Curtis Sittenfeld, New York Times best-selling author of American Wife and Prep, returns with a mesmerizing novel of family and identity, loyalty and deception, and the delicate line between truth and belief.
From an early age, Kate and her identical twin sister, Violet, knew that they were unlike everyone else. Kate and Vi were born with peculiar "senses" - innate psychic abilities concerning future events and other people’s secrets. Though Vi embraced her visions, Kate did her best to hide them.
Now, years later, their different paths have led them both back to their hometown of St. Louis. Vi has pursued an eccentric career as a psychic medium, while Kate, a devoted wife and mother, has settled down in the suburbs to raise her two young children. But when a minor earthquake hits in the middle of the night, the normal life Kate has always wished for begins to shift. After Vi goes on television to share a premonition that a devastating earthquake will soon hit the St. Louis area, Kate is mortified. More troubling, however, is her fear that Vi may be right. As the date of the predicted earthquake quickly approaches, Kate is forced to reconcile her fraught relationship with her sister, and truths about herself she’s long tried to deny.
Funny, haunting, and thought-provoking, Sisterland is a beautifully written novel of the obligation we have toward others, and the responsibility we take for ourselves. With her deep empathy, keen wisdom, and unerring talent for finding the extraordinary moments in our everyday lives, Curtis Sittenfeld is one of the most exceptional voices in literary fiction today.
"A smart and sophisticated portrait... Sittenfeld has an astonishing gift for creating characters that take up residence in readers’ heads." (The Washington Post, on American Wife)
"Hilarious...a richly textured narrative." (The New Yorker, on Prep)
"[Sittenfeld] writes with humor, intelligence, insight, and heart. She’s also as good at sharp social satire as she is at tender mercies." (The Boston Globe, on The Man of My Dreams)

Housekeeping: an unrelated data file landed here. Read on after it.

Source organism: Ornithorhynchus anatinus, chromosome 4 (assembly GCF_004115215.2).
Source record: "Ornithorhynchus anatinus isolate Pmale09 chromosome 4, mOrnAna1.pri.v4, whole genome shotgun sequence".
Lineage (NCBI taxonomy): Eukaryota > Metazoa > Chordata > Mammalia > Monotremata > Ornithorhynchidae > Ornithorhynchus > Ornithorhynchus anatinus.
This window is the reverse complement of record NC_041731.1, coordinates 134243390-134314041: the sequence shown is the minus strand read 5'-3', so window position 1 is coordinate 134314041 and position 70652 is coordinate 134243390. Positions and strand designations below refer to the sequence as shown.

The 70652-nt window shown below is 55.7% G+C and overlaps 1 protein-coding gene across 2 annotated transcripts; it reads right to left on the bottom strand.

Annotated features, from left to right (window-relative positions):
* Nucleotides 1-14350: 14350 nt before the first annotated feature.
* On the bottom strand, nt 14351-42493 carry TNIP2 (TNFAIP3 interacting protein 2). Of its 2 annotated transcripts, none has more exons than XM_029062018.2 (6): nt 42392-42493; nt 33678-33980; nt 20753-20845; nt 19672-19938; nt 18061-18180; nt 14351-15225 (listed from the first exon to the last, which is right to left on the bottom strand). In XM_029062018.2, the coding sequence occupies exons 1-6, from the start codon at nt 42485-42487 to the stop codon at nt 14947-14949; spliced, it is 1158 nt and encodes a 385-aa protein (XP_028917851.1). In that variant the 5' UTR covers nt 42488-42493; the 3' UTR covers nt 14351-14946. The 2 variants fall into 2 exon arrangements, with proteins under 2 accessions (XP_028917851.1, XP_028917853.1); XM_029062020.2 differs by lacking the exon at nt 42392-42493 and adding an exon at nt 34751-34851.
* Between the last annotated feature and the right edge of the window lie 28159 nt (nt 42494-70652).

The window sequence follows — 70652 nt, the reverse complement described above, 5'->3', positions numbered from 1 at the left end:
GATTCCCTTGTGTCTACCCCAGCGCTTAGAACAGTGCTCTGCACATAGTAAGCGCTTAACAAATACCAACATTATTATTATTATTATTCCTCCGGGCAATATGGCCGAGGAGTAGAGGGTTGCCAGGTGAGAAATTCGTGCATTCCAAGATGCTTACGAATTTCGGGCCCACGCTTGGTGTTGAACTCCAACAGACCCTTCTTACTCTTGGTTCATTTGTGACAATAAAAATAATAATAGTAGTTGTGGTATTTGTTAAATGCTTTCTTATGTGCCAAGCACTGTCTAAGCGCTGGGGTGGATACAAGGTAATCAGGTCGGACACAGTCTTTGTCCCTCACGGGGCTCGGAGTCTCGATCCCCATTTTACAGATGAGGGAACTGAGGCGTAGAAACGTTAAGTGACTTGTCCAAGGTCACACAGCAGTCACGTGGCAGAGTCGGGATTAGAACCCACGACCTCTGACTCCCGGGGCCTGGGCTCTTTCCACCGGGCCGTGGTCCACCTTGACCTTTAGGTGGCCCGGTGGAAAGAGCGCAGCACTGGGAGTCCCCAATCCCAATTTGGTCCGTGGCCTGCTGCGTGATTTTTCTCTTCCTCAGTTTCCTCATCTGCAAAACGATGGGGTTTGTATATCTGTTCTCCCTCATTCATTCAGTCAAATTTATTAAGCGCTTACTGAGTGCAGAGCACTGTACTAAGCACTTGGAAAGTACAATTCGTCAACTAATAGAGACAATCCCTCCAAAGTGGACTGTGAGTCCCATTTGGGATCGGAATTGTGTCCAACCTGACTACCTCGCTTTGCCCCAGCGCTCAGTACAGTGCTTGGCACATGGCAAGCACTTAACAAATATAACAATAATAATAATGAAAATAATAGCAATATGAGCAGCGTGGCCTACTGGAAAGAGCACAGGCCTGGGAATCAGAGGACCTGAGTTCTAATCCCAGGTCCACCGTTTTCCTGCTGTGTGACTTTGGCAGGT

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Too many minor details and not enough story.
I am from St. Louis and I grew up during the same time that these girls did. The time and places from the story was a chance to revisit my youth. That part was wonderful, however, if I weren't from St. Louis this book would not have been a much of a listen.
I would to someone my age from St. Louis. Anyone else I would say it isn't bad but it isn't anything to go out of your way for.
I liked the parts that spoke of the places I have been and things I have done.
Yes. It made me tell my husband how much I love him and how I would never ever do something like that to him.
I can't believe how many times they mentioned Target and Schnucks. The entire book seemed to be more about running errands than have an actual story. I'm still trying to figure out the point of the book. Don't believe in psychics? Love your sister? Don't love your sister? Ways to waste $15,000? Don't have an affair? It just didn't really seem to have much of a point.
Great story, great narrator
I love how the story was told through a combination of flashbacks and present day events. It was a great way to develop the characters and keep me guessing about what they'd do next.
Vi - she embraced her quirks and stood her ground even when she held unpopular opinions.
I loved Rebecca Lowman's performance in "Dark Places," and was equally thrilled with this performance. There's something about her voice that is equal parts soothing and entertaining to me.
All siblings have complex relationships, but twins are even more complicated. This is a great story of one family's struggle to embrace their strangeness and hold on to their relationships in the midst of a crazy time in their lives.